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July 6, 2019

What is a Buddy Letter for PTSD?

Last updated on March 25, 2021

A VA buddy letter for PTSD a credible statement to support your VA claim for PTSD, written by a competent individual 18 years of age or older.

The buddy must have first-hand knowledge of your PTSD, the incident that caused or made your PTSD worse in the military, as well as your current level of occupational and social impairment.

The buddy then offers an account of what they witnessed or are witnessing in support of a veterans VA disability claim for PTSD.

A VA buddy letter for PTSD can be from a fellow service member, spouse, friend, pastor, co-worker, boss, adult child, or any other competent and credible witness.

A buddy letter for PTSD is sometimes called a “stressor statement for PTSD” and can be the linchpin to winning your VA disability claim for PTSD.

Why?

Because a buddy statement constitutes “lay evidence” under the law, which simply means “after the fact” evidence.

The Rating Veteran Service Representative (RVSR) at the VA MUST consider a buddy letter for PTSD because it’s defined in M21-1 as a secondary source of evidence in support of your VA disability claim.

Veterans might also want to read, >> The Value of Submitting a Personal Statement. <<

Listed below are the 4 essential elements of a buddy letter for PTSD, along with an example.

How to write a VA buddy letter for PTSD.

When writing or obtaining a buddy letter for PTSD, you can simply use the VA Form 21-4138, Statement in Support of a Claim.

I’ve heard others talk about why the VA Form 21-4138 might be hurting your VA claim…

Guess what I think?

I think they are WRONG.

The VA Form 21-4138, in official .pdf format, is still the PREFERRED method of personal statements and buddy letters according to Rating Veteran Service Representatives (RVSRs), aka, VA Rating Officials.

A great VA buddy letter for PTSD is short and sweet.

Think less is more.

We’re not writing a novel here veterans!

RVSRs are very busy people, so you want to give them the exact information they need, when they need it, to help support a Veterans VA disability claim for PTSD.

In 3-4 paragraphs, you should explain (1) Your name, information, and how you know the veteran. (2) What you witnessed or are witnessing, (3) The veterans’ current symptoms of PTSD, and (4) sign and date your name to the best of your knowledge and belief.

Listed below is a PTSD buddy letter example:

Part 1: How do you know the Veteran?

In part 1, you need to explain how you know the Veteran.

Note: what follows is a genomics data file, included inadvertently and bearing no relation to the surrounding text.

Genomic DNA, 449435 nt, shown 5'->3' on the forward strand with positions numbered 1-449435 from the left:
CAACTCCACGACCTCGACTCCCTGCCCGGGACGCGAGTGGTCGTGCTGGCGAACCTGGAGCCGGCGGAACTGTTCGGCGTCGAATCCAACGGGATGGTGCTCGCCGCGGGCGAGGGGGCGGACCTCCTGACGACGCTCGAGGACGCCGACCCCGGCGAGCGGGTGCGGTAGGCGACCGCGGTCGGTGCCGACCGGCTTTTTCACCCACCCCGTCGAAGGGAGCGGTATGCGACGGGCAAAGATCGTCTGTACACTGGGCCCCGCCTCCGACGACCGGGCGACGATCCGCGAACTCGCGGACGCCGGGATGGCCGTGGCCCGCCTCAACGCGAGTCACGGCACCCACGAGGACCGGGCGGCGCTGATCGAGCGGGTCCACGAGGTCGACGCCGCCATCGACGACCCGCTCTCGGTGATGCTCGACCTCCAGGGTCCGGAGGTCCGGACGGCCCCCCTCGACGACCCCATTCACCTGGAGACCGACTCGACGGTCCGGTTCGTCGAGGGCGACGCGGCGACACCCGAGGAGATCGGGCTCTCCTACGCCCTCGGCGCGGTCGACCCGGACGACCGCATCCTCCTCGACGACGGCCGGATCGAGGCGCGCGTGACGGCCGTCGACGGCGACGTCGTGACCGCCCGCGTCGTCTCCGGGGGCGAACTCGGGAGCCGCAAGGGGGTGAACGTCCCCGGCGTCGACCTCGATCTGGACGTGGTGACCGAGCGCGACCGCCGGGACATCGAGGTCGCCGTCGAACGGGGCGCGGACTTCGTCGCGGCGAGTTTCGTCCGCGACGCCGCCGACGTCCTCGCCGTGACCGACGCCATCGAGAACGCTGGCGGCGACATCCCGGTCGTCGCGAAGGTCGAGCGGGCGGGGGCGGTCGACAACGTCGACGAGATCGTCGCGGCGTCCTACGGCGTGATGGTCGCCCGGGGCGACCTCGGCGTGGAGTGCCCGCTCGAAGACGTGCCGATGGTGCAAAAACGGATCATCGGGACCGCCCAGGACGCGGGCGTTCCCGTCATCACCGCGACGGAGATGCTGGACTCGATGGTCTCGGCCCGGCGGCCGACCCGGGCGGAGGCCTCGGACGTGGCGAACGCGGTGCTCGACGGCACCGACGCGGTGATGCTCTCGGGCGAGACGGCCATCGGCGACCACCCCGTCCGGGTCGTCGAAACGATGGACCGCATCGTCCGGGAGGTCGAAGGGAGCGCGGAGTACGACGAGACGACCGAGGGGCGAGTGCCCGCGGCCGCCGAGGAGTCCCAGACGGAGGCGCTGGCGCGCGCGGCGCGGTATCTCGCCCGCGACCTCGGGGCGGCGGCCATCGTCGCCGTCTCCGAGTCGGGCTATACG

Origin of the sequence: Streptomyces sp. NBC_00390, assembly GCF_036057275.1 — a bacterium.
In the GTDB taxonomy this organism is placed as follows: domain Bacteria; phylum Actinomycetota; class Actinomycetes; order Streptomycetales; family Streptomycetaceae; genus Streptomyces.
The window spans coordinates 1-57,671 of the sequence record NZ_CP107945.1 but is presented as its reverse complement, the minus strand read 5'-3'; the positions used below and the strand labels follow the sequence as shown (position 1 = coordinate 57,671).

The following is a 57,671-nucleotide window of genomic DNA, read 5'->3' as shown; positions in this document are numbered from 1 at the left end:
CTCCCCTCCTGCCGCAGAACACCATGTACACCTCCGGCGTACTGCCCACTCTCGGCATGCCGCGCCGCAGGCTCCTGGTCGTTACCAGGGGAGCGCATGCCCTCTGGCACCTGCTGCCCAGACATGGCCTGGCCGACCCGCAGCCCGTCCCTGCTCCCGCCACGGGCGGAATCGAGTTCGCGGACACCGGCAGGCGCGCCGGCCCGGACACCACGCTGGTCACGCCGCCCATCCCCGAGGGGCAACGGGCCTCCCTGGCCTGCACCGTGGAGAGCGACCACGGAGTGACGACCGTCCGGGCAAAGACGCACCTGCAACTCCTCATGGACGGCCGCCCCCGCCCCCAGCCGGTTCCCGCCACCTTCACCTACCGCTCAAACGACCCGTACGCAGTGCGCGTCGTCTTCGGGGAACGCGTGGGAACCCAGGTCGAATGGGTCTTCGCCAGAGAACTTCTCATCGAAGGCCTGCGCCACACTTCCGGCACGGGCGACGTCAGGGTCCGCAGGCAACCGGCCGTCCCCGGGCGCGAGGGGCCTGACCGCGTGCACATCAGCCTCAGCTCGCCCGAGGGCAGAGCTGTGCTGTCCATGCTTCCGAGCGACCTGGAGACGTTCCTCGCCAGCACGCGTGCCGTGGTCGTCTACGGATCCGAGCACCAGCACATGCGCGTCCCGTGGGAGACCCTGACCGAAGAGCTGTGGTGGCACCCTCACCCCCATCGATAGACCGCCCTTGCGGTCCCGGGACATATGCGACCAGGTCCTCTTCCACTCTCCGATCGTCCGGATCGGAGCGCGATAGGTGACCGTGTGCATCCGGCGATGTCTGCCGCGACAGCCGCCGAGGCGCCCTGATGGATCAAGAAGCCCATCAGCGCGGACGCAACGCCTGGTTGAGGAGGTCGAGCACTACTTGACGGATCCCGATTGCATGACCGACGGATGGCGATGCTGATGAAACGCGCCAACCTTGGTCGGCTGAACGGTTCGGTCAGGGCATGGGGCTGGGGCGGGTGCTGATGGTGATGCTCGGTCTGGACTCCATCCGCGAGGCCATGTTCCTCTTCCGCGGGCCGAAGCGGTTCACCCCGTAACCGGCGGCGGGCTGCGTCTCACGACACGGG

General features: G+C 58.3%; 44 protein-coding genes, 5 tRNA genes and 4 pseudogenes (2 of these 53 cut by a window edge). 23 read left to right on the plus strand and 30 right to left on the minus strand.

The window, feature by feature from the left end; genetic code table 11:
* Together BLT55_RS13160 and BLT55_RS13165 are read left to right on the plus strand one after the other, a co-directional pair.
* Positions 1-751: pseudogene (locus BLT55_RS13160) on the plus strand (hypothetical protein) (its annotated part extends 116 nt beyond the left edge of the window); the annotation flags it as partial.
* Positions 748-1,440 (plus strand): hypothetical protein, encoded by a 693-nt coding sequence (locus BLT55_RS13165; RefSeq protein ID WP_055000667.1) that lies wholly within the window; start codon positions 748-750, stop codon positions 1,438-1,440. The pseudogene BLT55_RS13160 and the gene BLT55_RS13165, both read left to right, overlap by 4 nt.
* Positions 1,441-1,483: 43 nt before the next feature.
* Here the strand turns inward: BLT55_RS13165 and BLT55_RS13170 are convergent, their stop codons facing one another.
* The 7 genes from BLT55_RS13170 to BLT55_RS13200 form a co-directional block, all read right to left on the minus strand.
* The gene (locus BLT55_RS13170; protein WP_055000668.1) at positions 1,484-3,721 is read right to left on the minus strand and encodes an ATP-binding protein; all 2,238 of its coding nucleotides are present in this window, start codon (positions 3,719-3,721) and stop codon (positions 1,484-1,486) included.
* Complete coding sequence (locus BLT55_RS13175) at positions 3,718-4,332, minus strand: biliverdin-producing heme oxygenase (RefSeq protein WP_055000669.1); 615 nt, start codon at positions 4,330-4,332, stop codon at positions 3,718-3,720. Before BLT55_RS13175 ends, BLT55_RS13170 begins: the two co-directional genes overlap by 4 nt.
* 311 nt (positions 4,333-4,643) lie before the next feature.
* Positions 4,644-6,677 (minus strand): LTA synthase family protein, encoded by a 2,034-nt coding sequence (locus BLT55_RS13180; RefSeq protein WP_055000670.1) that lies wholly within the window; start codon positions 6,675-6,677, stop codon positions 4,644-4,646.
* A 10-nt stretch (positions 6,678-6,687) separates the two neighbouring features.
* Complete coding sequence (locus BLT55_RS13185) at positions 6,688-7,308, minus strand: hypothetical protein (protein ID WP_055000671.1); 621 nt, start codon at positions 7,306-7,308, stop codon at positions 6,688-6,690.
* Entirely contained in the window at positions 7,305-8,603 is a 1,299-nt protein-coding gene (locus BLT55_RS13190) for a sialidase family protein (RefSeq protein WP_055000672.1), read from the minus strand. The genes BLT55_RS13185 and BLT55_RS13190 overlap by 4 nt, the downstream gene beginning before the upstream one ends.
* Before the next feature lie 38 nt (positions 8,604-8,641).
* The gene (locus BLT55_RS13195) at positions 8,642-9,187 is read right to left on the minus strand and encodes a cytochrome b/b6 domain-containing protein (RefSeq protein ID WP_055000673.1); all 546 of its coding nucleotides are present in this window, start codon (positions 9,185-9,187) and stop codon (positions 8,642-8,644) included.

Here is an example of how to write this section:

“My name is Jim Smith, and I served with [INSERT VETERANS NAME] during Operation IRAQI FREEDOM.

I’m writing this statement on behalf of veteran [INSERT VETERANS NAME].

I have known [INSERT VETERANS NAME] since 2003, because we served together in the U.S. Army, 82nd Airborne Division.

We became very close friends, especially since we were both part of the initial invasion of Iraq in early 2003.

Part 2: What you witnessed or are witnessing.

In part 2 of a buddy letter for PTSD, you need to explain in detail what you witnessed or are witnessing regarding the event or incident.

You do NOT need to explain every detail.

Here is an example of how to write this section:

“When I first met [INSERT VETERANS NAME], he was happy, fun, excited about life, and did not have any symptoms of PTSD.

All of that changed in August 2003, when he was a part of a convoy that was hit by an IED outside of Basra, Iraq.

Shortly after this incident, it became very evident to me that he suffered from severe PTSD, to include depression, anxiety, panic attacks, memory loss, difficulty remembering events, and nightmares, among many others.

I encouraged him to get help and seek treatment many times over the years, but he was embarrassed and didn’t want to have a label attached to his name.”

Part 3: The veterans’ current symptoms of the disability.

In part 3 of your PTSD stressor statement, you need to explain the veteran’s current symptoms of the disability.

Again, you do NOT need to explain every detail, just the things you know about.

Here is an example of how to write this section:

“Upon his return to the United States, his life began to crumble, culminating in a divorce from his wife of 10 years.

I attempt to reach out to him on a regular basis, but my messages typically fall flat, and we haven’t seen each other for nearly 5 years.

I spoke with him a few months ago, and we cried together on the phone. He can’t sleep, has no friends, has severe depression and anxiety, and is often afraid to leave his house. The good news is he is seeking treatment for PTSD at a local VA clinic and is presently in therapy for combat PTSD.”

Part 4: Sign and date your name to the best of your knowledge and belief.

In part 4 of your buddy letter for PTSD, you simply sign and date your name.

Here is an example of how to write this section:

Signed, Jim Smith, July 6, 2019.

“I CERTIFY THAT the statements on this form are true and correct to the best of my knowledge and belief.”

Interested in a Spousal Buddy Letter example?

>> Read about Spousal Buddy Letter HERE. <<

Having trouble proving your PTSD non-combat stressor? Click HERE to read how!

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About VA Claims Insider

VA Claims insider is an education-based coaching/consulting company. We’re here for disabled veterans exploring eligibility for increased VA disability benefits and who wish to learn more about that process. We also connect veterans with independent medical professionals in our referral network for medical examinations, disability evaluations, and credible Independent Medical Opinions & Nexus Statements (Medical Nexus Letters) for a wide range of disability conditions.

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